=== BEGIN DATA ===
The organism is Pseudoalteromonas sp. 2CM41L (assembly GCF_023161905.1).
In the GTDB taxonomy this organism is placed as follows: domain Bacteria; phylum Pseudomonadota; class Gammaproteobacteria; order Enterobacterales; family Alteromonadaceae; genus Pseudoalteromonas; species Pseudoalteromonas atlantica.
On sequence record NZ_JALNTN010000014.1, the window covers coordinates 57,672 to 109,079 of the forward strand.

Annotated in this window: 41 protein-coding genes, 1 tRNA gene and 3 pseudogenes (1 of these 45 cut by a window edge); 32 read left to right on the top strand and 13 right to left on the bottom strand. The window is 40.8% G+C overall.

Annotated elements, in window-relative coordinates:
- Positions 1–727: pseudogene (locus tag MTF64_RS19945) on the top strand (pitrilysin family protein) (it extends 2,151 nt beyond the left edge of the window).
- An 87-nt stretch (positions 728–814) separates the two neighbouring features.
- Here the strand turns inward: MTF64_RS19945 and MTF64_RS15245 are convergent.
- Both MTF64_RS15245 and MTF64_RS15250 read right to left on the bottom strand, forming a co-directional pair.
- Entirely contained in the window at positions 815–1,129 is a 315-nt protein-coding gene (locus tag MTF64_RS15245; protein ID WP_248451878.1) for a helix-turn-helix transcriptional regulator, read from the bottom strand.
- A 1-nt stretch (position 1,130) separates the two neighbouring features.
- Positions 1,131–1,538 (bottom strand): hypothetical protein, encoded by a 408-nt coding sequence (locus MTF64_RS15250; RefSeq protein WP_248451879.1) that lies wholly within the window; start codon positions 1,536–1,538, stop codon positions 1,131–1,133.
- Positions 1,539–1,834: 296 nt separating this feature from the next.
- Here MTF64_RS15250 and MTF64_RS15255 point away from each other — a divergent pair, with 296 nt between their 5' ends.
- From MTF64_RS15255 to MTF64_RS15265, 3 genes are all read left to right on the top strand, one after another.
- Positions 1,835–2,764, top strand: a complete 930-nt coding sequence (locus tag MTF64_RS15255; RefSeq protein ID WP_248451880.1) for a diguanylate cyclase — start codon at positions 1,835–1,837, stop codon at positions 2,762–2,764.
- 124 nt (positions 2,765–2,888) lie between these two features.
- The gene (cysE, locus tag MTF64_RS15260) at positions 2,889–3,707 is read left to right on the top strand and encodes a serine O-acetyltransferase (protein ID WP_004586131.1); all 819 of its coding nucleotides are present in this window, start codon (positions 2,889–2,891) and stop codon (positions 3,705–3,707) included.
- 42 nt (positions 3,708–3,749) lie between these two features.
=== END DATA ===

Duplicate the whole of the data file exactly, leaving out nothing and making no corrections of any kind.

The organism is Pseudoalteromonas sp. 2CM41L (assembly GCF_023161905.1).
In the GTDB taxonomy this organism is placed as follows: domain Bacteria; phylum Pseudomonadota; class Gammaproteobacteria; order Enterobacterales; family Alteromonadaceae; genus Pseudoalteromonas; species Pseudoalteromonas atlantica.
On sequence record NZ_JALNTN010000014.1, the window covers coordinates 57,672 to 109,079 of the forward strand.

Annotated in this window: 41 protein-coding genes, 1 tRNA gene and 3 pseudogenes (1 of these 45 cut by a window edge); 32 read left to right on the top strand and 13 right to left on the bottom strand. The window is 40.8% G+C overall.

Annotated elements, in window-relative coordinates:
- Positions 1–727: pseudogene (locus tag MTF64_RS19945) on the top strand (pitrilysin family protein) (it extends 2,151 nt beyond the left edge of the window).
- An 87-nt stretch (positions 728–814) separates the two neighbouring features.
- Here the strand turns inward: MTF64_RS19945 and MTF64_RS15245 are convergent.
- Both MTF64_RS15245 and MTF64_RS15250 read right to left on the bottom strand, forming a co-directional pair.
- Entirely contained in the window at positions 815–1,129 is a 315-nt protein-coding gene (locus tag MTF64_RS15245; protein ID WP_248451878.1) for a helix-turn-helix transcriptional regulator, read from the bottom strand.
- A 1-nt stretch (position 1,130) separates the two neighbouring features.
- Positions 1,131–1,538 (bottom strand): hypothetical protein, encoded by a 408-nt coding sequence (locus MTF64_RS15250; RefSeq protein WP_248451879.1) that lies wholly within the window; start codon positions 1,536–1,538, stop codon positions 1,131–1,133.
- Positions 1,539–1,834: 296 nt separating this feature from the next.
- Here MTF64_RS15250 and MTF64_RS15255 point away from each other — a divergent pair, with 296 nt between their 5' ends.
- From MTF64_RS15255 to MTF64_RS15265, 3 genes are all read left to right on the top strand, one after another.
- Positions 1,835–2,764, top strand: a complete 930-nt coding sequence (locus tag MTF64_RS15255; RefSeq protein ID WP_248451880.1) for a diguanylate cyclase — start codon at positions 1,835–1,837, stop codon at positions 2,762–2,764.
- 124 nt (positions 2,765–2,888) lie between these two features.
- The gene (cysE, locus tag MTF64_RS15260) at positions 2,889–3,707 is read left to right on the top strand and encodes a serine O-acetyltransferase (protein ID WP_004586131.1); all 819 of its coding nucleotides are present in this window, start codon (positions 2,889–2,891) and stop codon (positions 3,705–3,707) included.
- 42 nt (positions 3,708–3,749) lie between these two features.